Another Look at Dell's SMB Rant

Who's really to blame if SMBs don't have SANs?

September 13, 2007

3 Min Read
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Michael Dell's assertion that SMBs are "under-served" by storage vendors has provoked a mixed response from various industry sources. During yesterday's announcement of Dell's new iSCSI SAN, the CEO of the firm that shares his name said SMBs face the unacceptable choice of settling for skimpy solutions or buying stripped-down and overpriced versions of enterprise arrays.

Surely enough, when it comes to SANs, price is always an issue. And for years now, analysts and industry pundits have accused storage suppliers of short-shrifting non-enterprise customers with smaller and less capable versions of their products.

On the other hand, who says SMBs need SANs? And even if they do, haven't a slew of vendors, including EMC, IBM, and NetApp, offered iSCSI as a lower-end SAN solution for years?

The answer appears to be "Yes, but..." True, IDC research quoted by Dell indicates that less than 20 percent of SMBs and medium-sized firms use SANs. At the same time, though, IDC issued the following in its statement about the firm's latest Worldwide Quarterly Disk Storage Systems Tracker this week: "[T]he iSCSI SAN market continues to show strong momentum, posting 57.2% revenue growth year over year, reaching $191 million in the second quarter. Network Appliance continues to lead the market with 21.3% share, followed by EMC with 16.8% share."

Okay, we know iSCSI isn't automatically a fit for SMBs. It can be just as tough to implement as Fibre Channel if one doesn't have the right skill set -- or if the equipment and software isn't tailored for a less-trained implementer. But doesn't it stand to reason that if you're looking at a SAN in the first place, you must either know what you're doing or have someone with you who does?That seems to be the problem. According to IDC analyst Brad Nisbet, SMBs aren't necessarily looking at SANs, iSCSI or Fibre Channel. "I believe that today's SMBs, in general, have plenty of options for storage," writes Nisbet in an email to Byte and Switch this week. "For many SMBs, the pain point has not been great enough to consider moving from DAS... to networked storage."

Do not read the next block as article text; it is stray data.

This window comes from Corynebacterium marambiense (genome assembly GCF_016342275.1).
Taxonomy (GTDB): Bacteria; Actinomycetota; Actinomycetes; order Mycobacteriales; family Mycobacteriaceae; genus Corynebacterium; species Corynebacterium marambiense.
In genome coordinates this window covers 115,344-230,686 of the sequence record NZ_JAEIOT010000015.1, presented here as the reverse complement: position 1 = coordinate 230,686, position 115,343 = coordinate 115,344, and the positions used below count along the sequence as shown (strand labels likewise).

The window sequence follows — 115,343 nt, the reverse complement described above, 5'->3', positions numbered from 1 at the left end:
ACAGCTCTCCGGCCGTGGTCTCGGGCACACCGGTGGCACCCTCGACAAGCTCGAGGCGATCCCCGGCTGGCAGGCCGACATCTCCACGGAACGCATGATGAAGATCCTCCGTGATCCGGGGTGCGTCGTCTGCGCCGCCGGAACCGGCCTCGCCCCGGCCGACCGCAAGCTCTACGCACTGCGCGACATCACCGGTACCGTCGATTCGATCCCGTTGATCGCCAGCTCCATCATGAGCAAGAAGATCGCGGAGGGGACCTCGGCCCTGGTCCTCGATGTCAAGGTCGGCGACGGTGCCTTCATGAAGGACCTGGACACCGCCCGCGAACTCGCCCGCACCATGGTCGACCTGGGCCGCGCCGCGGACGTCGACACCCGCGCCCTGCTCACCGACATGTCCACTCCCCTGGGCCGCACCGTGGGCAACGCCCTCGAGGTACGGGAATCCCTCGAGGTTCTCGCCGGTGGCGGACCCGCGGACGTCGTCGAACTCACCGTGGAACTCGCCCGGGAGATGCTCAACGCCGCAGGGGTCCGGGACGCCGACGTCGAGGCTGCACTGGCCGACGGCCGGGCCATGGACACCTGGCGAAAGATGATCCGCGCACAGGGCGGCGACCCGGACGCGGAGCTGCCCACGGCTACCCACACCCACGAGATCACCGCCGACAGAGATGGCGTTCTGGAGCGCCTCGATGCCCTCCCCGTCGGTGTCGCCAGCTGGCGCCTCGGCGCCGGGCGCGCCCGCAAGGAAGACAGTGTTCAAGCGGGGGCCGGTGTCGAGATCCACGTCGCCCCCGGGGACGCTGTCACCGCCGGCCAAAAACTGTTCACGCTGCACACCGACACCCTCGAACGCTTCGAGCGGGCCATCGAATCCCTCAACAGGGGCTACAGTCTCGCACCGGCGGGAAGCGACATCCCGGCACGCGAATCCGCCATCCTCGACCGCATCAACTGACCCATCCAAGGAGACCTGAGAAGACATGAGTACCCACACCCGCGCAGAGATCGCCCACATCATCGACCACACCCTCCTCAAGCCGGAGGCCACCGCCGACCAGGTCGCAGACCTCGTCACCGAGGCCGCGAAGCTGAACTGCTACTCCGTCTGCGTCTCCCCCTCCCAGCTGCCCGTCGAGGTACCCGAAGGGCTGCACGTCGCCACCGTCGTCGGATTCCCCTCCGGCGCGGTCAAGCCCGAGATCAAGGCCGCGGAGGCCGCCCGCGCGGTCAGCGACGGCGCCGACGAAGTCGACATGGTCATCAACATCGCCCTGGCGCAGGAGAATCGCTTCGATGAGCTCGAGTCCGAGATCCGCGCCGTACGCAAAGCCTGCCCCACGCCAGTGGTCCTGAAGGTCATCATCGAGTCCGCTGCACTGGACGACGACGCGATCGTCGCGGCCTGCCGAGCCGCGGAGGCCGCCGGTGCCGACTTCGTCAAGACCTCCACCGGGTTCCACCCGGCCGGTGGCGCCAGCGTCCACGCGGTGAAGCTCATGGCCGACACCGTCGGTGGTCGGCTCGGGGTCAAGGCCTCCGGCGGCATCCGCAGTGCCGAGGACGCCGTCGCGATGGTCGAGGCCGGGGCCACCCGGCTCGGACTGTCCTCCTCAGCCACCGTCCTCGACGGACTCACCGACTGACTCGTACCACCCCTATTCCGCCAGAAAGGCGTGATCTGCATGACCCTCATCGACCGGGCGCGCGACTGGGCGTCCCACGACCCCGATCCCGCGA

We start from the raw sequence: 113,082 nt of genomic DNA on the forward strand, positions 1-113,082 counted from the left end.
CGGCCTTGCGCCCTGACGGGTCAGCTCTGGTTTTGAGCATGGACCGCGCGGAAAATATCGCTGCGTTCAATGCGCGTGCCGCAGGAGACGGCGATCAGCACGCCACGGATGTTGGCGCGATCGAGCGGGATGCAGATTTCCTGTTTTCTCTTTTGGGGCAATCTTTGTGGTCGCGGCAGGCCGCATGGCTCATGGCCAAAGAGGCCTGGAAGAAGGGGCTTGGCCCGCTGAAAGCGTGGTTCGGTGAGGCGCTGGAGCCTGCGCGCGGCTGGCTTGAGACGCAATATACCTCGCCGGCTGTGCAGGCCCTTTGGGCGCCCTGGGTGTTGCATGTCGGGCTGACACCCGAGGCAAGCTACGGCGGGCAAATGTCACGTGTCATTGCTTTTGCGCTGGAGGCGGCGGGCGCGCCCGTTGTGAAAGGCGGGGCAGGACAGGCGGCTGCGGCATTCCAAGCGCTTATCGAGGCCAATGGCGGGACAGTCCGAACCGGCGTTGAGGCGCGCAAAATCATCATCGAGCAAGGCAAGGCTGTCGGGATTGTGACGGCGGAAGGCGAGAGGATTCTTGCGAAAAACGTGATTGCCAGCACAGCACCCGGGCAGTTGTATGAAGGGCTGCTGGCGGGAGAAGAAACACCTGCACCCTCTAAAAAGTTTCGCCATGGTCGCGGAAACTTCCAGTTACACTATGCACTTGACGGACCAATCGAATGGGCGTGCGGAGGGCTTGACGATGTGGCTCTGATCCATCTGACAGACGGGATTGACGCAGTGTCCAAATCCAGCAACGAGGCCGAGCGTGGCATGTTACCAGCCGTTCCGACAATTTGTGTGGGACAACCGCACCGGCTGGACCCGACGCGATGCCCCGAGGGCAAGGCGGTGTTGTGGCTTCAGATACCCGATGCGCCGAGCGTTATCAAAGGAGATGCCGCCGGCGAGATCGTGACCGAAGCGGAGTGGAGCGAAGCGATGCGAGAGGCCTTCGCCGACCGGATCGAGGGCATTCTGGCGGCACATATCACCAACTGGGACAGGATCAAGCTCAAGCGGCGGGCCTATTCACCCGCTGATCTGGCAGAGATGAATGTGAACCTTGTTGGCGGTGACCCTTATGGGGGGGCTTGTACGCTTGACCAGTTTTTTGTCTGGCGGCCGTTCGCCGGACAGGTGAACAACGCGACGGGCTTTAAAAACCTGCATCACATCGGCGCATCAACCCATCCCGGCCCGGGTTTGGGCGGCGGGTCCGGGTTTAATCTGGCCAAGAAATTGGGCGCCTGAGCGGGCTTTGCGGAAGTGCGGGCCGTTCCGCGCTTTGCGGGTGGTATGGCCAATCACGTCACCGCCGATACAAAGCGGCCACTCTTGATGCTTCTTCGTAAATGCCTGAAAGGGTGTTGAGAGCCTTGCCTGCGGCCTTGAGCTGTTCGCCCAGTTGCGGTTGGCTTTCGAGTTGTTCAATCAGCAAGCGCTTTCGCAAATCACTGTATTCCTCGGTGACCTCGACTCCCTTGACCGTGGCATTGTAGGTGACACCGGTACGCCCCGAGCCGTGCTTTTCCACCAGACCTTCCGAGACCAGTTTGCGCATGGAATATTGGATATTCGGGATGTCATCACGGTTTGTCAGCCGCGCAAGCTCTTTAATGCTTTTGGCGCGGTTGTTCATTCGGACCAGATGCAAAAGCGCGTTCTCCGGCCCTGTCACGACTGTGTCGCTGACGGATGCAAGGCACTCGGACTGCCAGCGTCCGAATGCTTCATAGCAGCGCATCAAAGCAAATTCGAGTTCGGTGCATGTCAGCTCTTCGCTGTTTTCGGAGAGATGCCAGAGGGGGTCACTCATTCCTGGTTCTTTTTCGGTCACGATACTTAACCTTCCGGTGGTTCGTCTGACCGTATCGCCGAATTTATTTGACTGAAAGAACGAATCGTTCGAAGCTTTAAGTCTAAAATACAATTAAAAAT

This isn't just blaming the victim. Nisbet also asserts that Dell has a point. There are products that are just "dumbed down" versions of enterprise wares and still priced too high for SMBs. What's more, Nisbet says that Dell's comments could help SMBs to "realize there is a better way" -- the networked storage way.

Predictably, Dell's competitors think they're already doing a fine job, especially in the iSCSI space. But at least one iSCSI supplier thinks it may be the case that iSCSI products aren't getting into the right hands, either because distributors haven't provided them or suppliers haven't made them simple enough.

According to Kevin Daly, CEO of iSCSI component supplier iStor, iSCSI is the future of SANs, period, and and Dell is doing well to pay heed to a key market segment. "This [iSCSI] market, which [IDC estimates] will grow from essentially nothing to 20% of the storage systems market, is very heavily centered in the SMB segment," writes Daly in an email. "The storage industry will continue to evolve and the durable companies in the industry will adapt to serve this market segment more effectively. There is, by the way, a danger that those who dont may well cease to remain leaders -- even cease to exist."

We can conclude that storage vendors have a lot to offer SMBs, and they're eager to offer more. At the same time, while there is a need to hone the storage wares on the market to better fit small companies, it's not a given that SMBs are being neglected. And it remains to be seen whether they'll start taking up SAN solutions more aggressively in the near term.What do you think? Is Dell right? Take our latest poll, hit the message boards, or write to us here.

  • Dell Inc. (Nasdaq: DELL)

  • EMC Corp. (NYSE: EMC)

  • IBM Corp. (NYSE: IBM)

  • IDC

  • iStor Networks Inc.

  • Network Appliance Inc.

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